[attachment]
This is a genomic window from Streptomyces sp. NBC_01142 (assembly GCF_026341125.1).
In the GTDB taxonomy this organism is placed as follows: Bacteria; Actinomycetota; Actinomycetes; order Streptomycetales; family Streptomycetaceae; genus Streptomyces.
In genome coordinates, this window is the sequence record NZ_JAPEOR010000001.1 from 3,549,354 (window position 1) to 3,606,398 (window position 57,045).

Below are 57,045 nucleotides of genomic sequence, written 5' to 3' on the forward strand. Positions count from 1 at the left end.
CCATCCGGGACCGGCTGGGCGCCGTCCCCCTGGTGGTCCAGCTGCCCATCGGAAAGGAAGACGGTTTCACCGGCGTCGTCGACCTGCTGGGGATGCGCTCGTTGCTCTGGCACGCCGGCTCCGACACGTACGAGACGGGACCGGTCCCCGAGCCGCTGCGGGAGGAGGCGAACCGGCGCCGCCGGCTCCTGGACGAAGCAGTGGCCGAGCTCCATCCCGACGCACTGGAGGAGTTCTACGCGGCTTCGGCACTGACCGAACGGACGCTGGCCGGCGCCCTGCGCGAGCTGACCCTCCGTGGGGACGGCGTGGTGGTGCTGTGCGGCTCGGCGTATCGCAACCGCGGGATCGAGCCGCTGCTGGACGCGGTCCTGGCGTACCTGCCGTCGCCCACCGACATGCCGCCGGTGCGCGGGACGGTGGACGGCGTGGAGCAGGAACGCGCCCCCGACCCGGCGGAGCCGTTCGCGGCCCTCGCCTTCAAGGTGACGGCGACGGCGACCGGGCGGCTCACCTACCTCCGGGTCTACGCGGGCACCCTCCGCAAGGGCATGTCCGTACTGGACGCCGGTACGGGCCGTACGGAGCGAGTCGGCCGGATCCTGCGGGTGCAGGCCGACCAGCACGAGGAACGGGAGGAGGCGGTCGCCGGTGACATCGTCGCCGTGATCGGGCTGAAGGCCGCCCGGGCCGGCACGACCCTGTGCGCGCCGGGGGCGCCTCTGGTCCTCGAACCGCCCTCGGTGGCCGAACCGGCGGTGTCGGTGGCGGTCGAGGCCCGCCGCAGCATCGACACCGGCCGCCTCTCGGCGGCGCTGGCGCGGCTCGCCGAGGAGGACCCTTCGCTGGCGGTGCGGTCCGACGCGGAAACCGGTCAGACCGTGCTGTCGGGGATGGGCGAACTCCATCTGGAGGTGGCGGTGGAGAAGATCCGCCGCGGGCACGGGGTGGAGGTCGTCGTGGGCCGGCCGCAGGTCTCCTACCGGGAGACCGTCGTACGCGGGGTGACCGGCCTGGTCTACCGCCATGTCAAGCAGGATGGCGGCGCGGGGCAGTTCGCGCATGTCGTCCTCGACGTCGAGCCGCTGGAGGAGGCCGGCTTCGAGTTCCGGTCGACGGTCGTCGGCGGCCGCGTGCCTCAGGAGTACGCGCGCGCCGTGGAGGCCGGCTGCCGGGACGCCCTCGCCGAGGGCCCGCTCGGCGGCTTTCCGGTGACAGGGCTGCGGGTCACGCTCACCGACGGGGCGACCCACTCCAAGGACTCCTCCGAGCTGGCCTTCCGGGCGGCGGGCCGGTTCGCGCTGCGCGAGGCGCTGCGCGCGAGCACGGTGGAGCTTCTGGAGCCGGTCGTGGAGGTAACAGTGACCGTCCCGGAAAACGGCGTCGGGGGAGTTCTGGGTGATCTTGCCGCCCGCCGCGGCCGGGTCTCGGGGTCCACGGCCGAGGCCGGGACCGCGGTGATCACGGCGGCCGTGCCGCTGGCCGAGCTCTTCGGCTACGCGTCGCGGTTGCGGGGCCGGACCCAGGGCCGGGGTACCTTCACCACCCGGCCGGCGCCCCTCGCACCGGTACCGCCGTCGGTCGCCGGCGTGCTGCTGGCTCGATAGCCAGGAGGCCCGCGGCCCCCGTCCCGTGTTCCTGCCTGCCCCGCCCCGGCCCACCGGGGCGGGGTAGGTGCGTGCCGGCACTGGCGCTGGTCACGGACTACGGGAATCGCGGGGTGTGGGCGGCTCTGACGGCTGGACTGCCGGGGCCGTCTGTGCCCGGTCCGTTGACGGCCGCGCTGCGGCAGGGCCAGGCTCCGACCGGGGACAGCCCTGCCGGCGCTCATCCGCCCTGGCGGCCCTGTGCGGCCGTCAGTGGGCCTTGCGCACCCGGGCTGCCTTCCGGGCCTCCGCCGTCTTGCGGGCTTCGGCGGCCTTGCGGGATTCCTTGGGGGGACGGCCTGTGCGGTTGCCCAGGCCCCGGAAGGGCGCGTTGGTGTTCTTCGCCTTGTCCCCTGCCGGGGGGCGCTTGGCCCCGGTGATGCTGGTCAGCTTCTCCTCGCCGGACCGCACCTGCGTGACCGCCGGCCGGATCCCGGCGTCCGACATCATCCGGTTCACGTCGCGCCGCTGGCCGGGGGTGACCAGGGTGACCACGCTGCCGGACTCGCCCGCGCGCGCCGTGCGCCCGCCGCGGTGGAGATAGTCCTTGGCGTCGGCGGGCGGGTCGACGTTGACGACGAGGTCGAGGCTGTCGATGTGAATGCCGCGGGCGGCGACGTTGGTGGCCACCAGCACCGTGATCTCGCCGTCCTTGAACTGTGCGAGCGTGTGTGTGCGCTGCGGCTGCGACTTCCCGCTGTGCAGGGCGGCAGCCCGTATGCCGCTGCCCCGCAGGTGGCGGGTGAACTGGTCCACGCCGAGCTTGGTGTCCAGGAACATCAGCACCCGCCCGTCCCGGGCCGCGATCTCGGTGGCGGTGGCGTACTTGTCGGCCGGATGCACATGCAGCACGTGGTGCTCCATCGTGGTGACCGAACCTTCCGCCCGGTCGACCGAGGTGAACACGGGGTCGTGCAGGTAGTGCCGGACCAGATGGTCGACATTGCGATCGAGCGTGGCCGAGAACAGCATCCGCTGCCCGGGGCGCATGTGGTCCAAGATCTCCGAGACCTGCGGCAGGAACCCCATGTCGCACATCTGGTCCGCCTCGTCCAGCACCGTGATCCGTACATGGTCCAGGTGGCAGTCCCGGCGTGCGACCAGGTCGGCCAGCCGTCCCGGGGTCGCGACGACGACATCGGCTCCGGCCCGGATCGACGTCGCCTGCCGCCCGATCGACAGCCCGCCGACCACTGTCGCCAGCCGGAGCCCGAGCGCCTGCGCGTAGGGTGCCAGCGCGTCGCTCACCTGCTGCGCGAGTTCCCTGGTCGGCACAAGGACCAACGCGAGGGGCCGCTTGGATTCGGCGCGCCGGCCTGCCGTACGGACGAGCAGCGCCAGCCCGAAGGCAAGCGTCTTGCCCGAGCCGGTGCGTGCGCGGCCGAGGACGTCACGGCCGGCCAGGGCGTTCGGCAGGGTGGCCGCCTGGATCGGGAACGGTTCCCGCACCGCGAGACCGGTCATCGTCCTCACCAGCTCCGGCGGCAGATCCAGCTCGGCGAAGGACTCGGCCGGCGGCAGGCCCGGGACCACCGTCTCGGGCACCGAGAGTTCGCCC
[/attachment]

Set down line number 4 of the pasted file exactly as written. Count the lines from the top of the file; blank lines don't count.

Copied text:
Below are 57,045 nucleotides of genomic sequence, written 5' to 3' on the forward strand. Positions count from 1 at the left end.